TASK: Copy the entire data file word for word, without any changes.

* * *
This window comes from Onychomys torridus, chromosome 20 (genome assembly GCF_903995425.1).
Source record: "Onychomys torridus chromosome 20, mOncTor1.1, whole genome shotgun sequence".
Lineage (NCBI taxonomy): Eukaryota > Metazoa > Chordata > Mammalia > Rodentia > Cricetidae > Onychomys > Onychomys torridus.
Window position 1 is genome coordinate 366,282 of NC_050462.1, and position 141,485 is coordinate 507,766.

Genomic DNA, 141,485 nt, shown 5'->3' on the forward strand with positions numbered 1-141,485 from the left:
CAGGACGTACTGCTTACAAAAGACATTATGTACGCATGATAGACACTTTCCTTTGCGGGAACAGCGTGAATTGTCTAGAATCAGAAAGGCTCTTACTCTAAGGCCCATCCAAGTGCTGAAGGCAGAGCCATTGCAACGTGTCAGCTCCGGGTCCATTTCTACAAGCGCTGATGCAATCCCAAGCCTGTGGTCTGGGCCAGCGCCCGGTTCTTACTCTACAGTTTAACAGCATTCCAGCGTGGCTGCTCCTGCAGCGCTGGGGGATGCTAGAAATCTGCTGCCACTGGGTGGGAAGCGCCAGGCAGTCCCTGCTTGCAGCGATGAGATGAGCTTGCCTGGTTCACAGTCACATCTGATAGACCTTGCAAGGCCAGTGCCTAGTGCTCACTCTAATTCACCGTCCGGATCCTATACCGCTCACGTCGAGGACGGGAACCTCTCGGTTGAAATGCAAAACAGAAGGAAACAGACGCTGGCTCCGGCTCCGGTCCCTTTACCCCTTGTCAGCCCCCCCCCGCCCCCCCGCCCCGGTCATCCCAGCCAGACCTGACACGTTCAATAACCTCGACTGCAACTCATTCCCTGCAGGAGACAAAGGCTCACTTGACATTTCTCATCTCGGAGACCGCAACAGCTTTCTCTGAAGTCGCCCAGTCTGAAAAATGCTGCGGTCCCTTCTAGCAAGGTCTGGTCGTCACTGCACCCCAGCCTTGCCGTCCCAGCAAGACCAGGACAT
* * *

This window comes from Onychomys torridus, chromosome 20 (genome assembly GCF_903995425.1).
Source record: "Onychomys torridus chromosome 20, mOncTor1.1, whole genome shotgun sequence".
Lineage (NCBI taxonomy): Eukaryota > Metazoa > Chordata > Mammalia > Rodentia > Cricetidae > Onychomys > Onychomys torridus.
Window position 1 is genome coordinate 366,282 of NC_050462.1, and position 141,485 is coordinate 507,766.

Genomic DNA, 141,485 nt, shown 5'->3' on the forward strand with positions numbered 1-141,485 from the left:
CAGGACGTACTGCTTACAAAAGACATTATGTACGCATGATAGACACTTTCCTTTGCGGGAACAGCGTGAATTGTCTAGAATCAGAAAGGCTCTTACTCTAAGGCCCATCCAAGTGCTGAAGGCAGAGCCATTGCAACGTGTCAGCTCCGGGTCCATTTCTACAAGCGCTGATGCAATCCCAAGCCTGTGGTCTGGGCCAGCGCCCGGTTCTTACTCTACAGTTTAACAGCATTCCAGCGTGGCTGCTCCTGCAGCGCTGGGGGATGCTAGAAATCTGCTGCCACTGGGTGGGAAGCGCCAGGCAGTCCCTGCTTGCAGCGATGAGATGAGCTTGCCTGGTTCACAGTCACATCTGATAGACCTTGCAAGGCCAGTGCCTAGTGCTCACTCTAATTCACCGTCCGGATCCTATACCGCTCACGTCGAGGACGGGAACCTCTCGGTTGAAATGCAAAACAGAAGGAAACAGACGCTGGCTCCGGCTCCGGTCCCTTTACCCCTTGTCAGCCCCCCCCCGCCCCCCCGCCCCGGTCATCCCAGCCAGACCTGACACGTTCAATAACCTCGACTGCAACTCATTCCCTGCAGGAGACAAAGGCTCACTTGACATTTCTCATCTCGGAGACCGCAACAGCTTTCTCTGAAGTCGCCCAGTCTGAAAAATGCTGCGGTCCCTTCTAGCAAGGTCTGGTCGTCACTGCACCCCAGCCTTGCCGTCCCAGCAAGACCAGGACAT